Dashboard April 2018

This Edition's Dashboard

Infrastructure budget lacks schools funds

President Trump’s $1.5 trillion infrastructure plan lists no specific investments aimed at improving the condition of the nation’s school buildings. There are sections of the proposal that could leave room for renovating and constructing schools, “depending on how the administration decides to implement them,” Education Week reports. It cites, for example, the budget request of $50 billion in dedicated funding for rural areas, some of which governors could use as they see fit.
In January, 150 Democratic members of Congress sent a letter to the president asking him to support legislation written by Rep. Bobby Scott of Virginia to invest $100 billion in school improvements. The letter cited a 2014 U.S. Department of Education study that found it would take nearly $200 billion to upgrade public schools to “good” condition, the Los Angeles Times reported.

Severe flu season takes toll on schools

Federal Health Officials reported that flu activity is “widespread” in nearly every state in the nation, keeping thousands of students and staff home sick, and putting schools on alert. Official counts of flu-related school closings don’t exist, but the digital news site The 74 counted “at least 11 districts and nine scattered individual schools across 12 states that have closed for a full day or longer because of excessive absences and concerns about the virus.” It noted at least 30 child deaths and at least one state, Alabama, that had declared a state of emergency due to the flu.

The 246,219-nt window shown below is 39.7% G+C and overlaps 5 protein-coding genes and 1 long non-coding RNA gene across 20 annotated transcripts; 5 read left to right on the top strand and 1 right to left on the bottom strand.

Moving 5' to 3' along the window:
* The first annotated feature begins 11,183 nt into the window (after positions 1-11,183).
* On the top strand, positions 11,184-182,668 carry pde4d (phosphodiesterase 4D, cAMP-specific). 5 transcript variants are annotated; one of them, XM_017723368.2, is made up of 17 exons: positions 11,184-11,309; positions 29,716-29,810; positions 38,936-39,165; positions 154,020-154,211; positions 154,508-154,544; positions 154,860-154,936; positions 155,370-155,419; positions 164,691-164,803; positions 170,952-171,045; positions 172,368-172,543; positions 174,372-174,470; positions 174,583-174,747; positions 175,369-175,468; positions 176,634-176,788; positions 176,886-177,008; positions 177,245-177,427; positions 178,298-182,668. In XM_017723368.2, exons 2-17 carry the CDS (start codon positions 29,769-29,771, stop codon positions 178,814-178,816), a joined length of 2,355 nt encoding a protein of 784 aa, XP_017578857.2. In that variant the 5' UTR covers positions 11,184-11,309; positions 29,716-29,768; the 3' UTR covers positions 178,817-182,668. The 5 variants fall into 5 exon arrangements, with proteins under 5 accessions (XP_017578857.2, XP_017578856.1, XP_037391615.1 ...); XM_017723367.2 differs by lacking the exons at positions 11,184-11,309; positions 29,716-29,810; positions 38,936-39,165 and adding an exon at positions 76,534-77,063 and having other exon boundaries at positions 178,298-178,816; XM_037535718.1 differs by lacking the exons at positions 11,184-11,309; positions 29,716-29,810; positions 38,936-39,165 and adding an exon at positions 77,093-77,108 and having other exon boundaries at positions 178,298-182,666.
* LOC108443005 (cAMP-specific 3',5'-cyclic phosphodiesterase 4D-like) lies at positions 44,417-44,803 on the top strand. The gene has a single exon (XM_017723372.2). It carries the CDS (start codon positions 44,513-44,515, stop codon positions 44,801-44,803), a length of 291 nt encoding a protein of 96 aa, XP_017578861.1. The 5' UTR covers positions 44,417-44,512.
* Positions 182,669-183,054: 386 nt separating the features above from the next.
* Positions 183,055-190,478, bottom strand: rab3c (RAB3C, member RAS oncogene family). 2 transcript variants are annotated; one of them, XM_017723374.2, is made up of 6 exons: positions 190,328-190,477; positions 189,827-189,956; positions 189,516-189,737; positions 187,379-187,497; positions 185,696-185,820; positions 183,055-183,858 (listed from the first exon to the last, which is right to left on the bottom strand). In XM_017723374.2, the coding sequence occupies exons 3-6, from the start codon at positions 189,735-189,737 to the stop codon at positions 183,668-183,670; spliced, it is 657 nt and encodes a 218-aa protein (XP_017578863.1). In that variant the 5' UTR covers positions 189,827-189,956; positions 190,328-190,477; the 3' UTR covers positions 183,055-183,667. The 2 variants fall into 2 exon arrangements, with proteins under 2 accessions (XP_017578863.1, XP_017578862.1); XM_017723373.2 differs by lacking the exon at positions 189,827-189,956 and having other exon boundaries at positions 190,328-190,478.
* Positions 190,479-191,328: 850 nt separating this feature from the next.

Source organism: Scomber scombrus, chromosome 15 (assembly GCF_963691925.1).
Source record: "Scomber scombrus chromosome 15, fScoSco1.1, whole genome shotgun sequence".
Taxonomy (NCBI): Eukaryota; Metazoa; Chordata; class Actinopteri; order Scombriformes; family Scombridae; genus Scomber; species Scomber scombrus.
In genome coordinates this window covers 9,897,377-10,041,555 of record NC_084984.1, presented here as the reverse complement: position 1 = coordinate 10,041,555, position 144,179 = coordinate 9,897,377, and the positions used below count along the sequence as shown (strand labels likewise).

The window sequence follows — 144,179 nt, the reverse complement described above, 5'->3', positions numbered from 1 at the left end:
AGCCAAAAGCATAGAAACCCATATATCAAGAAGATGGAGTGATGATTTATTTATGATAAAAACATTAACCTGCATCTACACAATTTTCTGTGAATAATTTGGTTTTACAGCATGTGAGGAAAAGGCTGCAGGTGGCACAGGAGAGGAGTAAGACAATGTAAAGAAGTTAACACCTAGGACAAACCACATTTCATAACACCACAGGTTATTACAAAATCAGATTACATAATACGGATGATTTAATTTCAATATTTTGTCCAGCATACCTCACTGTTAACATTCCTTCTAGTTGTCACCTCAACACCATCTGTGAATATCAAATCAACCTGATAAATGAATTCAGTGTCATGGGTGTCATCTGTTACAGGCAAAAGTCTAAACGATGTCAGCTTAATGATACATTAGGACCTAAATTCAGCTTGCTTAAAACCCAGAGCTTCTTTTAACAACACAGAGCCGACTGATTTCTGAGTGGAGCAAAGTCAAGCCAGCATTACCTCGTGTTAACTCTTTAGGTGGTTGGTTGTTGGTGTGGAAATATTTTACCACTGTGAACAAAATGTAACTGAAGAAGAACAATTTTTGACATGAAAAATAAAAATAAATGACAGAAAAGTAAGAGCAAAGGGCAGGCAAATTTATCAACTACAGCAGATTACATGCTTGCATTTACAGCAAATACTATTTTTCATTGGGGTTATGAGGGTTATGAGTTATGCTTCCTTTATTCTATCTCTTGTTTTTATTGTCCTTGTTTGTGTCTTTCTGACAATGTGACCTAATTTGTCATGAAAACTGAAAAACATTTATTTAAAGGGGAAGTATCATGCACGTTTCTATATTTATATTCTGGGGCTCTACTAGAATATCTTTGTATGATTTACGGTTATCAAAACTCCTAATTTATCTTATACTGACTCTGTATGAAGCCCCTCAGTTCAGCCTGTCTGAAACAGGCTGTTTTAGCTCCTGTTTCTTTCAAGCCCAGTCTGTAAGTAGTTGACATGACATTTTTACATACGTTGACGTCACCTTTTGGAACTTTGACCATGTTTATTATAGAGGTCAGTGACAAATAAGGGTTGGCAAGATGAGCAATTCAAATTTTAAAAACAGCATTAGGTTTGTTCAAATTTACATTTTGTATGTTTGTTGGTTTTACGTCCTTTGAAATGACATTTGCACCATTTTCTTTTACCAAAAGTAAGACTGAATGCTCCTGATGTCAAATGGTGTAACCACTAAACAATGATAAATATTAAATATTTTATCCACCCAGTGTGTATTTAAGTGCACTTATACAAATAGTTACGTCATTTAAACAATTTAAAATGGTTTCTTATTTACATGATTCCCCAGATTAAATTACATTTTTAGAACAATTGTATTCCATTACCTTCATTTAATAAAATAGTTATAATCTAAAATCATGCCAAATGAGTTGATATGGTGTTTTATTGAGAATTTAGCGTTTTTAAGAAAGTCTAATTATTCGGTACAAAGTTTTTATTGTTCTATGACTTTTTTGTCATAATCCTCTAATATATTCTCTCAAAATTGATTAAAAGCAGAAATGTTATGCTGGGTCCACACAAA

District officials in Georgia’s DeKalb County School District had counselors make classroom visits to support students grieving over the death of a 15-year-old from the flu. The Atlanta Journal Constitution also reported a handful of other confirmed flu deaths of school- children in metro Atlanta.

While acknowledging that this year’s flu vaccine is not perfect, medical experts urge parents and their children to get vaccinated. They stress that the immunization can lower the severity of the flu if someone does get sick.

Anxiety for educators protected by DACA

School teachers account for almost 9,000 of the 690,000 unauthorized immigrants facing potential deportation if the Deferred Action for Childhood Arrivals program, or DACA, expires in March, according to data from the Migration Policy Institute. The fate of immigrants given DACA protections became a key issue in negotiations between the White House and Congress over an immigration and border security deal.

In the meantime, many teachers who are DACA recipients are dealing not only with the stress of their uncertain status but also with the anxiety of students who have family members who are at risk, the Austin American-Statesman reported.

The National School Boards Association joined with several other education groups in December in a lawsuit filed in New York that could prevent school districts from firing teachers whose DACA permits expire.

Helping strangers may build teen self-worth

Surveys find that more than half of adolescents say they enjoy volunteering. And a new study suggests that helping strangers may benefit teens psychologically. Published in the Journal of Adolescence, the study of 681 teens, ages 11 to 14, finds that selfless behaviors, including large and small acts of kindness, may raise teens’ feelings of self-worth.